Department of Psychology and Behavioural Sciences

The Road to Taisha: Indigenous Protests for road infrastructure in the Ecuadorian Amazon and the Ontological Turn

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This contribution examines protests by Shuar people in the Ecuadorian Amazon during the summer of 2015 in favour of the construction of a road through their territory. Can the ontological turn help us understand such events? Debates around the ontological turn have hinged around its potential contribution to the analysis of environmental challenges and political conflicts. In this article, I argue that central concepts from the ontological turn – such as animism (Descola 2005) or perspectivism (Viveiros de Castro 2004) - may add nuance but not substance to anthropological understandings of environmental conflicts. I focus on the stakes of these conflicts, the construction of alliances, and the tactics used by the different stakeholders. The idea that there exist fundamentally different ways of understanding and relating “nature” and “culture” could lead us to imagine that “environmental conflicts” would need to be fundamentally re-conceptualised. Although I do not deny that such re-conceptualization might be possible, I argue that its results would not necessarily bring us closer to the intentions of real actors or shed light on significant but ignored aspects of these conflicts. On the contrary, it risks concealing or distorting the actions and statements of indigenous people involved in the conflict.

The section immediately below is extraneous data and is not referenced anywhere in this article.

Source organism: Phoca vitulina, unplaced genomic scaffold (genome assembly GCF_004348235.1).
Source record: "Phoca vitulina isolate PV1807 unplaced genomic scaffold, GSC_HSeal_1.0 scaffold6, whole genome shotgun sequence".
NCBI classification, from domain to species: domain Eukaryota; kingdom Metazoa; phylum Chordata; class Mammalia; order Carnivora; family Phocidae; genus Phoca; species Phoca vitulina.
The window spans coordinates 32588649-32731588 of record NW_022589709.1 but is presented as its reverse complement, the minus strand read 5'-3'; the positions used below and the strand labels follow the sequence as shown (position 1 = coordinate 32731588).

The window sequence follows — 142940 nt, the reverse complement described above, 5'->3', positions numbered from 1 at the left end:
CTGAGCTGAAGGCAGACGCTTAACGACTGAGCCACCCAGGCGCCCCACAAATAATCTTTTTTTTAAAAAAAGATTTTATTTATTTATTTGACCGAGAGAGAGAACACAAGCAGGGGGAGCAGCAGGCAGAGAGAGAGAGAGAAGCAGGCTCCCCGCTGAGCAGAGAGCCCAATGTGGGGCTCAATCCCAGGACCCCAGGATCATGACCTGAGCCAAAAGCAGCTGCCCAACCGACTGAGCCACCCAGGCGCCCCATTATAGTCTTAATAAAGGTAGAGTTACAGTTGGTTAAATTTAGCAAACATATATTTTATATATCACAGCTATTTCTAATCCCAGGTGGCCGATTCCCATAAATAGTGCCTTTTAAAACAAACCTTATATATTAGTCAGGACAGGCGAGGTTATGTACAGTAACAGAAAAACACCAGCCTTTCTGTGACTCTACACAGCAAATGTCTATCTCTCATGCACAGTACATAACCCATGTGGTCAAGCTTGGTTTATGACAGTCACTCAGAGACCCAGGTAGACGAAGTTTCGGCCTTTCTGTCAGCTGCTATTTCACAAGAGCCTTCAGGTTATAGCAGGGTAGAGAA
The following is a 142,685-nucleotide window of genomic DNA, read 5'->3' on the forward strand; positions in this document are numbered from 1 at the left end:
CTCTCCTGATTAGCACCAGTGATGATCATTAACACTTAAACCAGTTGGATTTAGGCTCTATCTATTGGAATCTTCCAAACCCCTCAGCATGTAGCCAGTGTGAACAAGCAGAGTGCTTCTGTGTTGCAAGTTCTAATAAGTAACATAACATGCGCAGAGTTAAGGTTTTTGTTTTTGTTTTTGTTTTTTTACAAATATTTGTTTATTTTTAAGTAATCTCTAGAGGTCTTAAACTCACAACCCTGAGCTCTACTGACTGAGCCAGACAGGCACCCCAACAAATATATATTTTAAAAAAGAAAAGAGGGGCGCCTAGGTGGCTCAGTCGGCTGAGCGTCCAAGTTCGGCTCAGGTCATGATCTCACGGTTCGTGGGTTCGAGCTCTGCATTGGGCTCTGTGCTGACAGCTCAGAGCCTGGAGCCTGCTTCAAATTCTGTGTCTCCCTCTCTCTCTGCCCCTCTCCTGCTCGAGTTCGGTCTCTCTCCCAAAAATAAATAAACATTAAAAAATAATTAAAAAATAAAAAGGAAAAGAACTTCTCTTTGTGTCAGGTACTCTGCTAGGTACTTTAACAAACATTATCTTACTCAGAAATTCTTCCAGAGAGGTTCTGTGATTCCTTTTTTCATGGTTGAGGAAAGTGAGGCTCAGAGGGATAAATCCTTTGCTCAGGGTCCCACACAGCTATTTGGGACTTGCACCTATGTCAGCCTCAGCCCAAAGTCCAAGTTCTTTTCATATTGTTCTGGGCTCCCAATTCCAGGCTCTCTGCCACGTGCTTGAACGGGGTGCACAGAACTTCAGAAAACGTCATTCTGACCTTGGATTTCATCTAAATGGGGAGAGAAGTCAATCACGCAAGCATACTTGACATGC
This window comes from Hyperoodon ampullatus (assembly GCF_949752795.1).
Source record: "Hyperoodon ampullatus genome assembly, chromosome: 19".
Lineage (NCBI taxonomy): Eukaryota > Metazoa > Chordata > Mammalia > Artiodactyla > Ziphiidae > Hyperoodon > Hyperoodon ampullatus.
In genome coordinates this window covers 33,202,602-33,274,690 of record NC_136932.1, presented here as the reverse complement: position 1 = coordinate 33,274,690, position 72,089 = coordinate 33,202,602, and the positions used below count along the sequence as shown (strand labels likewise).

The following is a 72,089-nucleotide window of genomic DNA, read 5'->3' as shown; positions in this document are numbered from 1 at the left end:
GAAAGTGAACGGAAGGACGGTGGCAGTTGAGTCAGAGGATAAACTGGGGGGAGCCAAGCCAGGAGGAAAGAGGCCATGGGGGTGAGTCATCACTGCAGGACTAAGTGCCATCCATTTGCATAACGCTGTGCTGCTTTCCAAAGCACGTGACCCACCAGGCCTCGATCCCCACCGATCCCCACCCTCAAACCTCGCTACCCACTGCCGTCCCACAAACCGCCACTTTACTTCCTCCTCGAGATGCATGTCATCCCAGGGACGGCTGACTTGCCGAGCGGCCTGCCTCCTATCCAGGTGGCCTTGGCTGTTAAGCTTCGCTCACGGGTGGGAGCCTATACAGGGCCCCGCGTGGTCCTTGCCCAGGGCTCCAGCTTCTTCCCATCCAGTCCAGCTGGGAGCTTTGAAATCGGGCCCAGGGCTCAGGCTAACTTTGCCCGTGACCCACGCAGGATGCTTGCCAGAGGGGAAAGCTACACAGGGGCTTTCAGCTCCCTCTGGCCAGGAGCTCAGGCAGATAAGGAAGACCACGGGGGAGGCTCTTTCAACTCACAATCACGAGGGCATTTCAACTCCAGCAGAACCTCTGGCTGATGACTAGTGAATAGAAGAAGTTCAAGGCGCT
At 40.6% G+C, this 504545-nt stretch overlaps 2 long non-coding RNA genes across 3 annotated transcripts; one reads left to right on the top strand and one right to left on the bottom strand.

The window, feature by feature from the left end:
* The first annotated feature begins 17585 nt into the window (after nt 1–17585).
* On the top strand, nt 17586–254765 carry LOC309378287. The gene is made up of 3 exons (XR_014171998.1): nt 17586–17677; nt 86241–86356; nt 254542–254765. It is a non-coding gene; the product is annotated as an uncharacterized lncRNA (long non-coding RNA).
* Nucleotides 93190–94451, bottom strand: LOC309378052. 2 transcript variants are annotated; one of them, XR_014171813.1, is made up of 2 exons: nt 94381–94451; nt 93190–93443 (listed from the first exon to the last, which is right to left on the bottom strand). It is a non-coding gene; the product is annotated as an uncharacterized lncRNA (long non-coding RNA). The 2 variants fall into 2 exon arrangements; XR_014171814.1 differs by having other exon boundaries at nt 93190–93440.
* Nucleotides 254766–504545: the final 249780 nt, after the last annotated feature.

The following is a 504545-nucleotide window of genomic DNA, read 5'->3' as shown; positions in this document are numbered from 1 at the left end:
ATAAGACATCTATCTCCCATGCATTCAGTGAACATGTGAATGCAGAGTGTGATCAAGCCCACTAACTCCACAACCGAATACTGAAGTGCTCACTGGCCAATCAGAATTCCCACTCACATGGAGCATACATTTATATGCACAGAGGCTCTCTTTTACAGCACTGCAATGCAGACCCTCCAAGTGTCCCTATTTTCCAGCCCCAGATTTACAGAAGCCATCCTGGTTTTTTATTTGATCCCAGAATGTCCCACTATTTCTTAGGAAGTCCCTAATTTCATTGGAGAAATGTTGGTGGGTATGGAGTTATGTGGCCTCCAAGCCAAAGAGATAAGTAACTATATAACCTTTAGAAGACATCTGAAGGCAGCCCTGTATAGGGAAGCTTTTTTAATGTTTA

Original languageEnglish
Pages (from-to)13-32
Number of pages19
Publication statusPublished - 2022

    Research areas

  • indigenous politics, Amazonia, activism, Ontological turn, protest

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